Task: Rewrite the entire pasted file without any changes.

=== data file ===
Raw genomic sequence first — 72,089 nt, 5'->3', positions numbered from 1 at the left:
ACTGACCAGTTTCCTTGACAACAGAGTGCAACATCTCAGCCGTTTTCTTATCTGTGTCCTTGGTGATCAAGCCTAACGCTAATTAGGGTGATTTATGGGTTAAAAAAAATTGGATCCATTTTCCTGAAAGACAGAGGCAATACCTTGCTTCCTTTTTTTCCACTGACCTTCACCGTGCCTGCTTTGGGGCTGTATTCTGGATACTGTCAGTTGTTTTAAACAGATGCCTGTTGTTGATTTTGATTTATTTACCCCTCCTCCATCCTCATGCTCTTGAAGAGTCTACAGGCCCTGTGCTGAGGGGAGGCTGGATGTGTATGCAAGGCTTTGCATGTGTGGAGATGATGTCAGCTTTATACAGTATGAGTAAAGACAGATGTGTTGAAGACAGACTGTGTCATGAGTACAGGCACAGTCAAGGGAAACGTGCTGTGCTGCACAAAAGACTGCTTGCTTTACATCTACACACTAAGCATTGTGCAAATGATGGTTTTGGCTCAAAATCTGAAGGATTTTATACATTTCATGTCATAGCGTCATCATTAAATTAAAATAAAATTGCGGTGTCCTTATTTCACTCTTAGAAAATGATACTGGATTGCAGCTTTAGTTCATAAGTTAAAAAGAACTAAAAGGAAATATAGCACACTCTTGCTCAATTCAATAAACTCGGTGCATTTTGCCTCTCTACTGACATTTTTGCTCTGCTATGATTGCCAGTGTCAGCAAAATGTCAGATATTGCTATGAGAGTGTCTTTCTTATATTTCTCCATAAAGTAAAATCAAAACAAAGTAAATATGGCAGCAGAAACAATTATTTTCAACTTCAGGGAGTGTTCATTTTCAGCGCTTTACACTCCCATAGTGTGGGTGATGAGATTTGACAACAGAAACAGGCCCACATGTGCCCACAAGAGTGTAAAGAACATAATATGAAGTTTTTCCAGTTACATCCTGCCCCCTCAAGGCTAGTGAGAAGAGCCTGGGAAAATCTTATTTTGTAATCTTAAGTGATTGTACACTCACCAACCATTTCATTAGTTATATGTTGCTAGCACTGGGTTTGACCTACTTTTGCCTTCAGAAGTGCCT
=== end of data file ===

Raw genomic sequence first — 72,089 nt, 5'->3', positions numbered from 1 at the left:
ACTGACCAGTTTCCTTGACAACAGAGTGCAACATCTCAGCCGTTTTCTTATCTGTGTCCTTGGTGATCAAGCCTAACGCTAATTAGGGTGATTTATGGGTTAAAAAAAATTGGATCCATTTTCCTGAAAGACAGAGGCAATACCTTGCTTCCTTTTTTTCCACTGACCTTCACCGTGCCTGCTTTGGGGCTGTATTCTGGATACTGTCAGTTGTTTTAAACAGATGCCTGTTGTTGATTTTGATTTATTTACCCCTCCTCCATCCTCATGCTCTTGAAGAGTCTACAGGCCCTGTGCTGAGGGGAGGCTGGATGTGTATGCAAGGCTTTGCATGTGTGGAGATGATGTCAGCTTTATACAGTATGAGTAAAGACAGATGTGTTGAAGACAGACTGTGTCATGAGTACAGGCACAGTCAAGGGAAACGTGCTGTGCTGCACAAAAGACTGCTTGCTTTACATCTACACACTAAGCATTGTGCAAATGATGGTTTTGGCTCAAAATCTGAAGGATTTTATACATTTCATGTCATAGCGTCATCATTAAATTAAAATAAAATTGCGGTGTCCTTATTTCACTCTTAGAAAATGATACTGGATTGCAGCTTTAGTTCATAAGTTAAAAAGAACTAAAAGGAAATATAGCACACTCTTGCTCAATTCAATAAACTCGGTGCATTTTGCCTCTCTACTGACATTTTTGCTCTGCTATGATTGCCAGTGTCAGCAAAATGTCAGATATTGCTATGAGAGTGTCTTTCTTATATTTCTCCATAAAGTAAAATCAAAACAAAGTAAATATGGCAGCAGAAACAATTATTTTCAACTTCAGGGAGTGTTCATTTTCAGCGCTTTACACTCCCATAGTGTGGGTGATGAGATTTGACAACAGAAACAGGCCCACATGTGCCCACAAGAGTGTAAAGAACATAATATGAAGTTTTTCCAGTTACATCCTGCCCCCTCAAGGCTAGTGAGAAGAGCCTGGGAAAATCTTATTTTGTAATCTTAAGTGATTGTACACTCACCAACCATTTCATTAGTTATATGTTGCTAGCACTGGGTTTGACCTACTTTTGCCTTCAGAAGTGCCT